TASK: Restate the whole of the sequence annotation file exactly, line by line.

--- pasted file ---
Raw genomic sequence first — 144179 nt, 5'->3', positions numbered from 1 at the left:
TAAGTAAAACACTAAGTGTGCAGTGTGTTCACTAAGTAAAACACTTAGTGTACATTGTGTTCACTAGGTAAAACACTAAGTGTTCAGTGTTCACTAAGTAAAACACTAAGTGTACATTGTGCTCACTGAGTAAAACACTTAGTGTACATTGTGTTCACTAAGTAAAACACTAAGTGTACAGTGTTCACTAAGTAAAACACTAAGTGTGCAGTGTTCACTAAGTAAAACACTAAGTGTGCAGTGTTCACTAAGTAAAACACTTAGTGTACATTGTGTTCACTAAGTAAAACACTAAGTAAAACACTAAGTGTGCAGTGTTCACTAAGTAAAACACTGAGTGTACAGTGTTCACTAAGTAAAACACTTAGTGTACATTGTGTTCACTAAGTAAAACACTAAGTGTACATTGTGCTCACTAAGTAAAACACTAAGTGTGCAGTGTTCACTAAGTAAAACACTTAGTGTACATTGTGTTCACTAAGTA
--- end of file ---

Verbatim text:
Raw genomic sequence first — 144179 nt, 5'->3', positions numbered from 1 at the left:
TAAGTAAAACACTAAGTGTGCAGTGTGTTCACTAAGTAAAACACTTAGTGTACATTGTGTTCACTAGGTAAAACACTAAGTGTTCAGTGTTCACTAAGTAAAACACTAAGTGTACATTGTGCTCACTGAGTAAAACACTTAGTGTACATTGTGTTCACTAAGTAAAACACTAAGTGTACAGTGTTCACTAAGTAAAACACTAAGTGTGCAGTGTTCACTAAGTAAAACACTAAGTGTGCAGTGTTCACTAAGTAAAACACTTAGTGTACATTGTGTTCACTAAGTAAAACACTAAGTAAAACACTAAGTGTGCAGTGTTCACTAAGTAAAACACTGAGTGTACAGTGTTCACTAAGTAAAACACTTAGTGTACATTGTGTTCACTAAGTAAAACACTAAGTGTACATTGTGCTCACTAAGTAAAACACTAAGTGTGCAGTGTTCACTAAGTAAAACACTTAGTGTACATTGTGTTCACTAAGTA